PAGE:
yours mine & ours is delighted to host Thanks, an exclusive show by Maria Petschnig.
K. R., who is in her 60s, lives in a housing complex in New Jersey. Her neighbors only refer to her as “the smell”. Every other Thursday night she invites all the tenants into her apartment. Usually K. sits alone in the dark and lets the residents have a look around.
Fred M.B. is from a small town in the American South and grew up with screened doors, window air conditioners and horny toads. He learned to value faith, family and a strong work ethic. Growing up, Fred would eat a lot, but only “white” food. His family never went on a vacation, and he was thirty-two before visiting another state.
Z. E. has been sending improper matter to people through the mail. Some of it, all handmade, is highly original. Letters have been received by federal authorities in Connecticut for the past five years, all of which were of an offensive nature.
C. and S. are twins. When they were little and being naughty, they got tied to the bed by their mother. When they got older, because of the inherent twin codependency, C. had been forcing S. to wear the same identical clothing every single day, mainly frumpy dresses, now for over a decade already. Besides all this, C. and S. are lovely women. As soon as you meet them, you feel you have known them forever & that you’re already friends.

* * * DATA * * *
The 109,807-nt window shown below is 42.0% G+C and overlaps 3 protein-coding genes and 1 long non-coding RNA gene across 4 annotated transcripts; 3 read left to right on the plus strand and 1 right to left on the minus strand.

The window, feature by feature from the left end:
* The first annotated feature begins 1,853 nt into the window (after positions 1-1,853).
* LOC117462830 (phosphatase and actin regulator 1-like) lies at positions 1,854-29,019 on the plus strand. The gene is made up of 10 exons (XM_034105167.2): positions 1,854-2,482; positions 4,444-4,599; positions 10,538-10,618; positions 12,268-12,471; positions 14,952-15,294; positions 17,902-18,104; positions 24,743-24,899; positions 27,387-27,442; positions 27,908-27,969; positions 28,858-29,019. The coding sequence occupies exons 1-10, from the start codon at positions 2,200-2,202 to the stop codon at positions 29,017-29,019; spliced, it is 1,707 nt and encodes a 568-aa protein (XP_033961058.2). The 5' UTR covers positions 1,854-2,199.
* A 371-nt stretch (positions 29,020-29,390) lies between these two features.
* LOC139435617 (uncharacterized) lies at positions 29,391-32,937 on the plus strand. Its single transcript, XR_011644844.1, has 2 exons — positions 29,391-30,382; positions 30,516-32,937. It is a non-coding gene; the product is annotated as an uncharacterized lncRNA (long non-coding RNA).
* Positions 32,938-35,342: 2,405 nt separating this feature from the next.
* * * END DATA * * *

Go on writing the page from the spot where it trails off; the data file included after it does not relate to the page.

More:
H., a butcher from Queens, died from nosebleed. His nose had been bleeding for two weeks. He was 37 years of age, had been a great meat eater and usually attended big Bachata parties on the weekend.
Bo was born in Switzerland in 1959 and went to business school in Bern. Playing with his skin in all kinds of ways had been his favorite hobby since childhood. He got a job and subsequently got married and his wife bore him four sons. He went to jail once. Since he was released from mental hospital over twenty-three years ago, Bo has enjoyed eating a little piece of his skin every day.
Mrs. F. had a picture taken of her little baby in its coffin. An estranged cousin of hers, a photographer, offered to make an enlarged print of it for her. But since the baby’s eyes were closed, Mrs. F. had an artist paint them open so she could hang it in the living room.